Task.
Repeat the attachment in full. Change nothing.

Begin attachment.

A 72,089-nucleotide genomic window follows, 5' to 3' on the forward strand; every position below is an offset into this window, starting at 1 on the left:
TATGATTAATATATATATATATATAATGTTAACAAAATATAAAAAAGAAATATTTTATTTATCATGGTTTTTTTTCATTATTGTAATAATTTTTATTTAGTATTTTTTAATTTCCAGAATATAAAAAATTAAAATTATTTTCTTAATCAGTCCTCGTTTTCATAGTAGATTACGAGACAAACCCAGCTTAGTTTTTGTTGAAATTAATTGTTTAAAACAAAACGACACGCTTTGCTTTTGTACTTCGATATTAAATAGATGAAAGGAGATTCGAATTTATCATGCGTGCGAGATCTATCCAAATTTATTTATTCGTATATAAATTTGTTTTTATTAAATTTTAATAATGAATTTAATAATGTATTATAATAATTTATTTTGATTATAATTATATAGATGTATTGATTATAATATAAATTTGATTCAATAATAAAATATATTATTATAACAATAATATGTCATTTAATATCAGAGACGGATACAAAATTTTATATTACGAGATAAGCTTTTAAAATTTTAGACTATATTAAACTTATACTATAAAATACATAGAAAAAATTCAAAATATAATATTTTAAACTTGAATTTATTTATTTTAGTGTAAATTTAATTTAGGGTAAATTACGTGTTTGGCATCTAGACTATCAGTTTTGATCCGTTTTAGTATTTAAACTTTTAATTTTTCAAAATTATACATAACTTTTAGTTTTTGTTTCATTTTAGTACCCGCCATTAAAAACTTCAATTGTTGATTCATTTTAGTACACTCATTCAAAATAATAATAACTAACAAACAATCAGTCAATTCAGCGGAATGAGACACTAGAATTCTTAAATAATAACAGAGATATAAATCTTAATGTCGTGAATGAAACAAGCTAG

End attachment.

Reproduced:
A 72,089-nucleotide genomic window follows, 5' to 3' on the forward strand; every position below is an offset into this window, starting at 1 on the left:
TATGATTAATATATATATATATATAATGTTAACAAAATATAAAAAAGAAATATTTTATTTATCATGGTTTTTTTTCATTATTGTAATAATTTTTATTTAGTATTTTTTAATTTCCAGAATATAAAAAATTAAAATTATTTTCTTAATCAGTCCTCGTTTTCATAGTAGATTACGAGACAAACCCAGCTTAGTTTTTGTTGAAATTAATTGTTTAAAACAAAACGACACGCTTTGCTTTTGTACTTCGATATTAAATAGATGAAAGGAGATTCGAATTTATCATGCGTGCGAGATCTATCCAAATTTATTTATTCGTATATAAATTTGTTTTTATTAAATTTTAATAATGAATTTAATAATGTATTATAATAATTTATTTTGATTATAATTATATAGATGTATTGATTATAATATAAATTTGATTCAATAATAAAATATATTATTATAACAATAATATGTCATTTAATATCAGAGACGGATACAAAATTTTATATTACGAGATAAGCTTTTAAAATTTTAGACTATATTAAACTTATACTATAAAATACATAGAAAAAATTCAAAATATAATATTTTAAACTTGAATTTATTTATTTTAGTGTAAATTTAATTTAGGGTAAATTACGTGTTTGGCATCTAGACTATCAGTTTTGATCCGTTTTAGTATTTAAACTTTTAATTTTTCAAAATTATACATAACTTTTAGTTTTTGTTTCATTTTAGTACCCGCCATTAAAAACTTCAATTGTTGATTCATTTTAGTACACTCATTCAAAATAATAATAACTAACAAACAATCAGTCAATTCAGCGGAATGAGACACTAGAATTCTTAAATAATAACAGAGATATAAATCTTAATGTCGTGAATGAAACAAGCTAG